“No,” I responded. I lay on that mattress for five, ten, fifteen minutes, fighting the instruction, my hands balled into fists. “No, I won’t. I won’t.”
Then this voice, this gentle, woman’s voice, told me again to let go. Caught in a loop of sadness and frustration and exhaustion, I decided to trust her. I let go.
Suddenly, I was in space looking down at the magnificence of planet earth. Two women appeared before me, one facing me and one in profile. They were beautiful, they were ageless, they were all races.
People often talk of meeting the spirit of the plant, so I asked, “Are you Mother Aya?” They shook their heads.
“Are you all plants?” Smiling, they shook their heads again.
“Are you all life?” They nodded, the one facing me reaching out her hand. ‘Oh my god, they’re god.’
I was struck with the instant awareness that God is life itself. They took me by the hand and took me to the beginning of time, when life came into being, and then they took me to the end of time, when life will end. It was the most beautiful and extraordinary journey.
I saw our ancestors leaving Africa, I saw the women I have been before, I understood every single woman as an expression of God by producing life, and then understood every living being as an expression of life. I felt a complete sense of oneness with every being in the universe, and began blowing the atoms off the backs of my hands, and tracing them from my face, to give them back to the universe—because I was no longer Rachel, I was just one expression of all of the expressions of life on this incredible planet, in this magical universes.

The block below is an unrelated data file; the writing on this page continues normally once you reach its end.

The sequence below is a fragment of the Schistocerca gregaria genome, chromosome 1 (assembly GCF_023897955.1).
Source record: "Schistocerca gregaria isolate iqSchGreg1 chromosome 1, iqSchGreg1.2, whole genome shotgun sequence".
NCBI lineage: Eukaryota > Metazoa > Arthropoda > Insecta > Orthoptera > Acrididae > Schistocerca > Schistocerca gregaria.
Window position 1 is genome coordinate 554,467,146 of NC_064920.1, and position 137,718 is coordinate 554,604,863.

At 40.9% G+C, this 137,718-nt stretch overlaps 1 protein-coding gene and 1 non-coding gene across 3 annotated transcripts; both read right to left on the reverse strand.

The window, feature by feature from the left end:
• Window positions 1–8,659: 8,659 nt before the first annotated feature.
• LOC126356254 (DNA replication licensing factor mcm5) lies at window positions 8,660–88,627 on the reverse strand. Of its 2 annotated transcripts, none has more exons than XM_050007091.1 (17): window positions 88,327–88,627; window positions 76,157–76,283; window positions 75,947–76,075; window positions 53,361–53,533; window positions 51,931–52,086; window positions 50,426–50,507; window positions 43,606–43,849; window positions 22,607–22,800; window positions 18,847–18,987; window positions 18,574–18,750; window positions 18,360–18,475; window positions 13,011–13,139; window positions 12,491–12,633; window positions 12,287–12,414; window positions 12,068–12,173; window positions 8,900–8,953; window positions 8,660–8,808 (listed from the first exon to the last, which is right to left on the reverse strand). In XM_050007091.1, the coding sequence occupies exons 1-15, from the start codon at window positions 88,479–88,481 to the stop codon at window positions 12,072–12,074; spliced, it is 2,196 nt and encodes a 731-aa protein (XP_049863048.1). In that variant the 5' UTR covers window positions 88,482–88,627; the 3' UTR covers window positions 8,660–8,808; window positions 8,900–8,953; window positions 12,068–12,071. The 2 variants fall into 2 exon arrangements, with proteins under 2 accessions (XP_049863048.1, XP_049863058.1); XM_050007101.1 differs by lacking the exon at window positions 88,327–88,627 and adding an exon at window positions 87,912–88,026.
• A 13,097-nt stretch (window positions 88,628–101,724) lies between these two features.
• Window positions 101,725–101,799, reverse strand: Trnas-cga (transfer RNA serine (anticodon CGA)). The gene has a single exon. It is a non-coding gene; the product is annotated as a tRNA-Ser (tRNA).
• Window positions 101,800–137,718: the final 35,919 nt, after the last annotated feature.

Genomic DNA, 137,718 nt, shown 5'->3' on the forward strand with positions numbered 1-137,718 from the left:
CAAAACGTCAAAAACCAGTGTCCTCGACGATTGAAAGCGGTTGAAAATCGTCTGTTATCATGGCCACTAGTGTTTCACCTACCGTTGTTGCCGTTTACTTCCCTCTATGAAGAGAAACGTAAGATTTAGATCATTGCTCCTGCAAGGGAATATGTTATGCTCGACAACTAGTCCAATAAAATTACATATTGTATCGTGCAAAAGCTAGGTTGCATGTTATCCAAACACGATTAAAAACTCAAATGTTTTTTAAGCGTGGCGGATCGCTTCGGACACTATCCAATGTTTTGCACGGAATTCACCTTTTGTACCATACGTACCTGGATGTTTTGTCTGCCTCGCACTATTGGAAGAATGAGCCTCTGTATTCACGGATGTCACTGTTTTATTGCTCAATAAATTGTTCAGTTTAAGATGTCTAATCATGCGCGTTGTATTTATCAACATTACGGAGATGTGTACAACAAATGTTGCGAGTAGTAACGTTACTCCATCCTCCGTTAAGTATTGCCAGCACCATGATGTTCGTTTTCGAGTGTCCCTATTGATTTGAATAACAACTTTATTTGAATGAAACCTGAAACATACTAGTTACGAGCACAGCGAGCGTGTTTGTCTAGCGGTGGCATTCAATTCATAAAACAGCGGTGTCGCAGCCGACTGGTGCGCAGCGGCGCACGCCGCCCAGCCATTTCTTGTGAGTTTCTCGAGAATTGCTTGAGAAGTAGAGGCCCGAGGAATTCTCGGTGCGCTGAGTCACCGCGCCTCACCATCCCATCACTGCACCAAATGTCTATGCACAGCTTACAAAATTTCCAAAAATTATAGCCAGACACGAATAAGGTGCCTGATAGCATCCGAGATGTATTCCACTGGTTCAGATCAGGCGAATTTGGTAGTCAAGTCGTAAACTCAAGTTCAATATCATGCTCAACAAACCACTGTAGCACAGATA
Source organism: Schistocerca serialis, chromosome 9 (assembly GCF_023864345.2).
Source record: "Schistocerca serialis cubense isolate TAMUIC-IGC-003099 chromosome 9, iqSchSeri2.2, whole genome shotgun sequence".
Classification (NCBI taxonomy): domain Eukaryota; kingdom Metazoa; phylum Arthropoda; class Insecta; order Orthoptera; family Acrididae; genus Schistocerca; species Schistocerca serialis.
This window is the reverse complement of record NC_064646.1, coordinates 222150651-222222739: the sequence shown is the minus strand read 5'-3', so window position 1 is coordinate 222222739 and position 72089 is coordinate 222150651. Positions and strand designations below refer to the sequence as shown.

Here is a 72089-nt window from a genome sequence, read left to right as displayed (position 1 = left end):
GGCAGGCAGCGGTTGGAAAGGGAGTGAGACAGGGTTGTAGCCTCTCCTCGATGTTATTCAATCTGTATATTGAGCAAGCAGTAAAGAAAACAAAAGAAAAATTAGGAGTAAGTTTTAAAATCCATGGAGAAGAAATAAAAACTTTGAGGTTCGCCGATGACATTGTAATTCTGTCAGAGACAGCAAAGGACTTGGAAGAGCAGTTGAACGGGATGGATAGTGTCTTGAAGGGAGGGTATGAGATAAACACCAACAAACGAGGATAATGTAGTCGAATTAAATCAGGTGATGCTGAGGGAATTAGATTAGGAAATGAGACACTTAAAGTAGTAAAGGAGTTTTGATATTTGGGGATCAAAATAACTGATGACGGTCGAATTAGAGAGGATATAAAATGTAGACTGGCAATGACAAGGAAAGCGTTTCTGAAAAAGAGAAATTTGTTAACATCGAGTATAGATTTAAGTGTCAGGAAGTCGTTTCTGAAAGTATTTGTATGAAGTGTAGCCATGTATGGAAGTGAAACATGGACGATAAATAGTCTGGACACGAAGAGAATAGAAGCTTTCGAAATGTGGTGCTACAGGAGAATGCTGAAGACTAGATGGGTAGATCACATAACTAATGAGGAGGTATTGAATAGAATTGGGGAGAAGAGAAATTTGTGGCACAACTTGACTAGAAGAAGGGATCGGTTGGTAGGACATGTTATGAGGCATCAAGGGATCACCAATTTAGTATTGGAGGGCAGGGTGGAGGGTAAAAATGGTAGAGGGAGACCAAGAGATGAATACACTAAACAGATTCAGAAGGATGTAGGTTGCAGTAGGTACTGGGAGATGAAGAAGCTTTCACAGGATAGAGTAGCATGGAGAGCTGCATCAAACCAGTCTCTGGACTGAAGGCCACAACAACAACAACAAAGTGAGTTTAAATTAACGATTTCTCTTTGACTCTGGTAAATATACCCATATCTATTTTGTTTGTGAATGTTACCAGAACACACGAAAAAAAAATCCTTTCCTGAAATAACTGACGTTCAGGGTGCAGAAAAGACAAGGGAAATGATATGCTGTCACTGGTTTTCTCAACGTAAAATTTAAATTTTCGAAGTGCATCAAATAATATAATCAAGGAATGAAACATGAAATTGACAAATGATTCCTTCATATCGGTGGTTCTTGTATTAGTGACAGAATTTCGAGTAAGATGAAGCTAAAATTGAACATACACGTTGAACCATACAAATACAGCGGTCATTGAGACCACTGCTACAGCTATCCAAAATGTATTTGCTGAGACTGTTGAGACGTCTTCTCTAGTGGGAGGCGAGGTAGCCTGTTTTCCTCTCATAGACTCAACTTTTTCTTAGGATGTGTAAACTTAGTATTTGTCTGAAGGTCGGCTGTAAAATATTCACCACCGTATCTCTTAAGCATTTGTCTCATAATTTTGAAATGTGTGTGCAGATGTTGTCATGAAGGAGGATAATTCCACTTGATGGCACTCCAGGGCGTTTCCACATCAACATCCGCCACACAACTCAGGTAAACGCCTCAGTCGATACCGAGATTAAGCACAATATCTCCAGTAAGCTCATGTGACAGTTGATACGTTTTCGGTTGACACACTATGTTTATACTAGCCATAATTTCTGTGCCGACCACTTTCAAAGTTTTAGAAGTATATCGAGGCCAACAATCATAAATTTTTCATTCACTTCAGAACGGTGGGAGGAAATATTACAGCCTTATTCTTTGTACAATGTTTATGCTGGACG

I had never experienced such joy. I was so blissed out I genuinely thought to myself: ‘I could live off of this feeling. If I keep this feeling I won’t ever need to eat, because I’m connected to every living thing.’ The “I” to feed was disappearing.
One Big Tree
Then my sense of self came back and I shot up: ‘But why are there selves? Why are there individuals? Why did life make herself this way? Why are we not one big tree?’
The answer flooded me: We do not exist as one big tree so that we can be in relation with one another, so that we can love one another. We are all expressions of life, and we cannot choose that, but what makes us individual is how we choose to love. Love makes us unique, and the ultimate experience of being alive is the union of life and love.
I floated back down to the mattress in ecstatic bliss. I felt myself to be filled only with love, capable of only giving and receiving love because love is the only emotion we have—anger, sadness, hatred are all because of love. I wanted to crawl around the room and whisper in everyone’s ears: “It’s ok, everything will be ok, the answer is love.”
I was filled with an ultimate and eternal peace, within the infinite oneness, lying in the belly of the big O.
From the stillness, Life whispered to me: “Let go of Rachel.”
“Can I?” I asked gleefully?
“Let go of Rachel.”
I began to let go, slowly, loosening my grip, lifting one finger at a time. I came to the edge and let go—and then grabbed back on again quickly! I tried again and again. It was like letting go of a helium balloon and then grabbing onto the string before it floats away.
But in those moments, those flashes, of letting go, I felt myself to be back in the eternal womb; in the infinite void. For what is so perfect about a womb is that it is empty in order to be filled; it can only be filled by the very state of being empty. Its emptiness is its being, and within that being is its potentiality, and from that potentiality, life is brought forth. It is the eternal possibility. It is the manifestation of the state of relationship; the place where nothing and everything exist as one. It is, then, a state of wholeness.